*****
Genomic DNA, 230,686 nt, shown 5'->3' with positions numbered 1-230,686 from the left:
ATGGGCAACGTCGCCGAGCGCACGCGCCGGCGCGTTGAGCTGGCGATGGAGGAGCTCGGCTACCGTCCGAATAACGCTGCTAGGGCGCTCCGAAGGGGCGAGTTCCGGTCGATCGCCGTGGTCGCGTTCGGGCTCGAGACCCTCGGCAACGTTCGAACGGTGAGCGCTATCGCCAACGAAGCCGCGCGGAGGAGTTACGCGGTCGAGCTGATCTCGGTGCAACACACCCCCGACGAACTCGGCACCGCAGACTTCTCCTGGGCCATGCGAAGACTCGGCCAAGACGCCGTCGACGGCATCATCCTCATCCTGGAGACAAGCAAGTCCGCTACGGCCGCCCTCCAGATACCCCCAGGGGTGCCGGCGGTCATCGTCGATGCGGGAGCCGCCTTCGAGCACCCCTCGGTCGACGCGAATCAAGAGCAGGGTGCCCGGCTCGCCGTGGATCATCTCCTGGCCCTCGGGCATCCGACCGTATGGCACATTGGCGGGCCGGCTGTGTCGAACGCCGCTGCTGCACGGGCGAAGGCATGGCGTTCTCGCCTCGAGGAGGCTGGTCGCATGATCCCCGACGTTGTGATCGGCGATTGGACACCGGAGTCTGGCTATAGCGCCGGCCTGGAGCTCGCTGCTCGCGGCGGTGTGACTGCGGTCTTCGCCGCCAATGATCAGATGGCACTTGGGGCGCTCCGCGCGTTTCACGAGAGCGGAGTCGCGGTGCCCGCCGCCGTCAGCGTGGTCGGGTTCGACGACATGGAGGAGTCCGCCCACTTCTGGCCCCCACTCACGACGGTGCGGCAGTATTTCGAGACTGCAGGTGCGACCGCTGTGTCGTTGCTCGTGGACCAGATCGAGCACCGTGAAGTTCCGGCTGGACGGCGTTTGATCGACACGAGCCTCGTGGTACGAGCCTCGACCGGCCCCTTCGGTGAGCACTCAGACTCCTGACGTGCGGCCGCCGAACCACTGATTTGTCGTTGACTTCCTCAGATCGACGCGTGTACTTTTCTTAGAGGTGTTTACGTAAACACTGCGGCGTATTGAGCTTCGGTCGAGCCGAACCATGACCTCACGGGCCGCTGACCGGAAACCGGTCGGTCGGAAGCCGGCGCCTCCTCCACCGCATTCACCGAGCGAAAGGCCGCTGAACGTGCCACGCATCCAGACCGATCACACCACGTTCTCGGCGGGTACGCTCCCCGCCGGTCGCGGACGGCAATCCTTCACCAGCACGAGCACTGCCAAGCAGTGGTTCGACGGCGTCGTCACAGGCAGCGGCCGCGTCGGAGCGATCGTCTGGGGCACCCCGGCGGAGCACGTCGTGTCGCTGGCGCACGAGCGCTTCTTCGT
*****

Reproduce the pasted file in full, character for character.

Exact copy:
Genomic DNA, 230,686 nt, shown 5'->3' with positions numbered 1-230,686 from the left:
ATGGGCAACGTCGCCGAGCGCACGCGCCGGCGCGTTGAGCTGGCGATGGAGGAGCTCGGCTACCGTCCGAATAACGCTGCTAGGGCGCTCCGAAGGGGCGAGTTCCGGTCGATCGCCGTGGTCGCGTTCGGGCTCGAGACCCTCGGCAACGTTCGAACGGTGAGCGCTATCGCCAACGAAGCCGCGCGGAGGAGTTACGCGGTCGAGCTGATCTCGGTGCAACACACCCCCGACGAACTCGGCACCGCAGACTTCTCCTGGGCCATGCGAAGACTCGGCCAAGACGCCGTCGACGGCATCATCCTCATCCTGGAGACAAGCAAGTCCGCTACGGCCGCCCTCCAGATACCCCCAGGGGTGCCGGCGGTCATCGTCGATGCGGGAGCCGCCTTCGAGCACCCCTCGGTCGACGCGAATCAAGAGCAGGGTGCCCGGCTCGCCGTGGATCATCTCCTGGCCCTCGGGCATCCGACCGTATGGCACATTGGCGGGCCGGCTGTGTCGAACGCCGCTGCTGCACGGGCGAAGGCATGGCGTTCTCGCCTCGAGGAGGCTGGTCGCATGATCCCCGACGTTGTGATCGGCGATTGGACACCGGAGTCTGGCTATAGCGCCGGCCTGGAGCTCGCTGCTCGCGGCGGTGTGACTGCGGTCTTCGCCGCCAATGATCAGATGGCACTTGGGGCGCTCCGCGCGTTTCACGAGAGCGGAGTCGCGGTGCCCGCCGCCGTCAGCGTGGTCGGGTTCGACGACATGGAGGAGTCCGCCCACTTCTGGCCCCCACTCACGACGGTGCGGCAGTATTTCGAGACTGCAGGTGCGACCGCTGTGTCGTTGCTCGTGGACCAGATCGAGCACCGTGAAGTTCCGGCTGGACGGCGTTTGATCGACACGAGCCTCGTGGTACGAGCCTCGACCGGCCCCTTCGGTGAGCACTCAGACTCCTGACGTGCGGCCGCCGAACCACTGATTTGTCGTTGACTTCCTCAGATCGACGCGTGTACTTTTCTTAGAGGTGTTTACGTAAACACTGCGGCGTATTGAGCTTCGGTCGAGCCGAACCATGACCTCACGGGCCGCTGACCGGAAACCGGTCGGTCGGAAGCCGGCGCCTCCTCCACCGCATTCACCGAGCGAAAGGCCGCTGAACGTGCCACGCATCCAGACCGATCACACCACGTTCTCGGCGGGTACGCTCCCCGCCGGTCGCGGACGGCAATCCTTCACCAGCACGAGCACTGCCAAGCAGTGGTTCGACGGCGTCGTCACAGGCAGCGGCCGCGTCGGAGCGATCGTCTGGGGCACCCCGGCGGAGCACGTCGTGTCGCTGGCGCACGAGCGCTTCTTCGT